In the opening moments of my morning worship a song popped into my head. I started singing to myself, “When We All Get to Heaven...” Maybe I will make it a request next Wednesday as our church gathers together.
When I was young I liked it because of its vigor. You may have attended one of those churches that have two speeds when they sing, slow and slower. I firmly believe that one reason so many young people have turned away from the older music of the church is because it was always sung like it had arthritis. It could barely move. This is a song that is designed to be sung like you are an American soldier marching home from World War II, not like you were a German on his way to a holding field. I was blessed with people who knew how to sing and how to lead singing.
As an old person I like it because of its promise. I am not ready to lay down and die, at least not usually. I still feel like I have something to contribute even if my world doesn’t agree with me. At the same time I am getting close enough to the end to seriously consider it and, you know what, I can get excited about it.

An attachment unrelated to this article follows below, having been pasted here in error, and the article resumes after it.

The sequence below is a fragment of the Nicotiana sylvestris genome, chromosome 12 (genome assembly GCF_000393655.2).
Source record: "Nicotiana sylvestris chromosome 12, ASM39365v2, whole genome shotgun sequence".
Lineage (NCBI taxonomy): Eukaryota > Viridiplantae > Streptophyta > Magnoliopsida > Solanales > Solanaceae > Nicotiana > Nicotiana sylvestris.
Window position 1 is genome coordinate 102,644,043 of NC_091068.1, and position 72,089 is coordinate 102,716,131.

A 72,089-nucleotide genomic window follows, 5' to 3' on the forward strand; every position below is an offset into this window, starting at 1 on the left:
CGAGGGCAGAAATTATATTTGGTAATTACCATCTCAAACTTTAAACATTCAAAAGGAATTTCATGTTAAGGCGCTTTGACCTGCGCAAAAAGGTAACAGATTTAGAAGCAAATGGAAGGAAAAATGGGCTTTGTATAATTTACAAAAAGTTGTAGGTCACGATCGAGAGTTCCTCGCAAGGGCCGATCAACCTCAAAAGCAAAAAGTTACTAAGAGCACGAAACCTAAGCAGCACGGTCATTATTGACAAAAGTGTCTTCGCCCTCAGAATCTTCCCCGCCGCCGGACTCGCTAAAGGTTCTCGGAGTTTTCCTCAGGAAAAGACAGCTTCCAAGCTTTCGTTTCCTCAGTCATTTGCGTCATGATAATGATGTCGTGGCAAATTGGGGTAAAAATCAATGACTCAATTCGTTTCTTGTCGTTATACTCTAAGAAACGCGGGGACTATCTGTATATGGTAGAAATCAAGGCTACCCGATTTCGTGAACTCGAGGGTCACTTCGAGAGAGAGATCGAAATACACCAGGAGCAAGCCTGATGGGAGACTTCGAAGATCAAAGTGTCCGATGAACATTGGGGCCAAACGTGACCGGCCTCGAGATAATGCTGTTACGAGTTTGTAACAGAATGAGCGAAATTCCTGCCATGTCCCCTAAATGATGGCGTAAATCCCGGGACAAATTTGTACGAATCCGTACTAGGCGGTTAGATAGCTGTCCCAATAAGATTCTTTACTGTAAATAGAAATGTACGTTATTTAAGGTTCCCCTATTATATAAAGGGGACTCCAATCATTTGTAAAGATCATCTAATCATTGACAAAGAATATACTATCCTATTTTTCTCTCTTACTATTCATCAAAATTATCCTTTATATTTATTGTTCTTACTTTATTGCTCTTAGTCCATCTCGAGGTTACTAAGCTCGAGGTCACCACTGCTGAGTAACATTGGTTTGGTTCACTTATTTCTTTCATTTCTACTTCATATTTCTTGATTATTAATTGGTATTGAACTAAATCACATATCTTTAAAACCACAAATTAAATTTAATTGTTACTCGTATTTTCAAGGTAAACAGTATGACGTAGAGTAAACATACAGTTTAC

Most people know the first verse but how many can sing the second without a book? Here it is.
While we walk the pilgrim pathway,Notice we are still walking. Notice that the end is coming. Notice that it is not a time for moaning and groaning, except when we stand up.
Clouds will overspread the sky;
But when trav’ling days are over,
Not a shadow, not a sigh!
If you are into modern contemporary 7/11 songs I hope that they come to mind when life opens a new chapter. I rejoice and offer thanks for the music of my youth that has become the music of my dotage.
homo unius libri